Dr Dan Fowler, Research Fellow at WMG for SCAV said:

“The real-world testing was important to validate Angoka’s device authentication and communication security technology. Not only for the in-vehicle data communications but also Vehicle-to-Infrastructure (V2I) communications.

“To that extent, WMG’s Secure Cyber Systems (SCS) research group was able to support Angoka with a loan of V2I communications equipment to help further develop the IP and provide support towards the real-world testing phase.”

Support from WMG’s Intelligent Vehicles (IV) research group also enabled Angoka to retrofit its Device Authentication Units (DAUs) to the Catapult Open Innovation Platform vehicle and use it to replace the normal unencrypted vehicle control signals with encrypted ones, whilst allowing the vehicle to operate as normal.

The testing during October 2020 allowed the vehicle to operate autonomously with authenticated and encrypted control signals and V2I authenticated and encrypted control signals. This allowed completion of robust field testing, which would be the first real-world demonstration of the SME’s Device Authentication Unit (DAU) technology for in-vehicle and extravehicular communications.

Angoka’s solution uses embedded hardware-based fingerprinting technology, used to generate dynamic, unforgeable identities for the connected devices and encryption keys to encrypt or decrypt data. These look like typical vehicle Electronic Control Units (ECUs) but can replace a normal ECU to provide device authentication and data encryption at the main point of control in a vehicle.

The real-world testing revolved around the usage of the High Value Manufacturing (HVM) Catapult funded autonomous capable vehicle with a Drive-by-Wire (DbW) system, and SCAV prompted the first usage of this facility by an organisation outside of the University of Warwick.

The test vehicle is used to develop and test CAV hardware and software technologies and services. In addition to the DbW system, the vehicle is fitted with a sensor suite (cameras, LIDAR, RADAR, ultrasonics), GNSS, computing hardware, DSRC and 4G. With the support from the IV team, it enabled Angoka to trial its technology in the real world. Dr Graham Lee, Lead Engineer and Technical lead for the Catapult Open Innovation Platform vehicle said:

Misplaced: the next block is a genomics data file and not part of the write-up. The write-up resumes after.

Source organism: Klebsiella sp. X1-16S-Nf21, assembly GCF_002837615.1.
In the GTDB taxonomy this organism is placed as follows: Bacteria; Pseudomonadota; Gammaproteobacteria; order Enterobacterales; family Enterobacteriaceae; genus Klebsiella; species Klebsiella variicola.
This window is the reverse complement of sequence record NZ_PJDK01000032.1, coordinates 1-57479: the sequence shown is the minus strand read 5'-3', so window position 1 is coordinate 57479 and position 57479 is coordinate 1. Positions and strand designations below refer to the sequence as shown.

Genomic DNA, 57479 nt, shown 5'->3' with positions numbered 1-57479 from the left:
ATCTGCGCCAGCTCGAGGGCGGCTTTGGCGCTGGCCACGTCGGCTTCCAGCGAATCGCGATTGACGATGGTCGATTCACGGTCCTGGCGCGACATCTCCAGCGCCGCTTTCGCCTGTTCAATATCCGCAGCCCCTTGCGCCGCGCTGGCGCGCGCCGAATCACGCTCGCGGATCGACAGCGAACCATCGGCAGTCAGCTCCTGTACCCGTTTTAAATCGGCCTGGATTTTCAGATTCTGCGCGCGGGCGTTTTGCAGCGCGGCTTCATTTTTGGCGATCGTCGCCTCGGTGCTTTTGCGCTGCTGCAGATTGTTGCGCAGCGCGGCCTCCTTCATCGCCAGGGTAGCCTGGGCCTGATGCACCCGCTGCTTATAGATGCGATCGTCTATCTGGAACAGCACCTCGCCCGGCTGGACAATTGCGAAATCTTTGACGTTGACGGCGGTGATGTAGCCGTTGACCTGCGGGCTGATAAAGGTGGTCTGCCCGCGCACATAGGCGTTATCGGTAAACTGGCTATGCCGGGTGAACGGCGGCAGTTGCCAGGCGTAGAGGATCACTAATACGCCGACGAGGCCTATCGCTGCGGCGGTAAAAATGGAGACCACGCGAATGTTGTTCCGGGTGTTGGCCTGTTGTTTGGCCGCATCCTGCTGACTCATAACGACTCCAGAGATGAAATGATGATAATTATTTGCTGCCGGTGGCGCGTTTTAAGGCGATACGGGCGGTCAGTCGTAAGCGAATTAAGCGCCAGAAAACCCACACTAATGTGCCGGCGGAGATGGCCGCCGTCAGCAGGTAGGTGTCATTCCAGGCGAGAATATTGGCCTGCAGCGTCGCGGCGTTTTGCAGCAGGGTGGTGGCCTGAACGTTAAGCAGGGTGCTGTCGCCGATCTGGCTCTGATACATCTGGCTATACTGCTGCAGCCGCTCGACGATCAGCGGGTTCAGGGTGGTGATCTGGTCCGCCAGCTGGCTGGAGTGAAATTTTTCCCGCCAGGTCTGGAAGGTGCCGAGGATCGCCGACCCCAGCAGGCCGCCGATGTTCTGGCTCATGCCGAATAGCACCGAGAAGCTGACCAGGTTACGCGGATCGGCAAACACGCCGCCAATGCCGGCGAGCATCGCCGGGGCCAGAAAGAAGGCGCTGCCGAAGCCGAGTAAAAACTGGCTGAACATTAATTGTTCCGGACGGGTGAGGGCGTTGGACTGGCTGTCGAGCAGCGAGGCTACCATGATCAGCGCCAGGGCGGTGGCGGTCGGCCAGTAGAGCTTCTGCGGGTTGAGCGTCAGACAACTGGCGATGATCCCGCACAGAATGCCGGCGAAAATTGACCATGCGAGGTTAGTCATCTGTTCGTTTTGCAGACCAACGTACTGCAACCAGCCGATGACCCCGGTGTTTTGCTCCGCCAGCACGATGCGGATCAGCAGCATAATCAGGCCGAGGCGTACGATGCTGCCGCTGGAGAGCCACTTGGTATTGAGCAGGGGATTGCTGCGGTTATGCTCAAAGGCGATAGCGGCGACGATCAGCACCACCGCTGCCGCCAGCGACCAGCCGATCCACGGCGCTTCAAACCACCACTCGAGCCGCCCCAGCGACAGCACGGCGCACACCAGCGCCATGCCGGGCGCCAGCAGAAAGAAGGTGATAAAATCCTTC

“The HVM Catapult Open Innovation Platform vehicle was pivotal in supporting the testing phases within the project, and SCAV provided the perfect opportunity to use this technology with industry for the first time. The test vehicle enabled Angoka to physically test their DAU technology on a vehicle to observe and validate the behaviour of their technology in a more realistic operating environment”

In addition to implementing technology to aid testing, the WMG Intelligent Vehicles Research Group provided the expertise to facilitate the testing and analyse the results. When reflecting on the research project, Tim Harrison, Engineering Lead at Angoka said:

“WMG gave Angoka access to top-rated researchers and experts in cyber security and Smart Mobility who provided us with an unbiased and independent assessment of our technology both from a security and practical perspective. This has enabled us to further develop and enhance our technology ensuring its resilience and interoperability within the rapidly evolving Connected and Autonomous Vehicle world.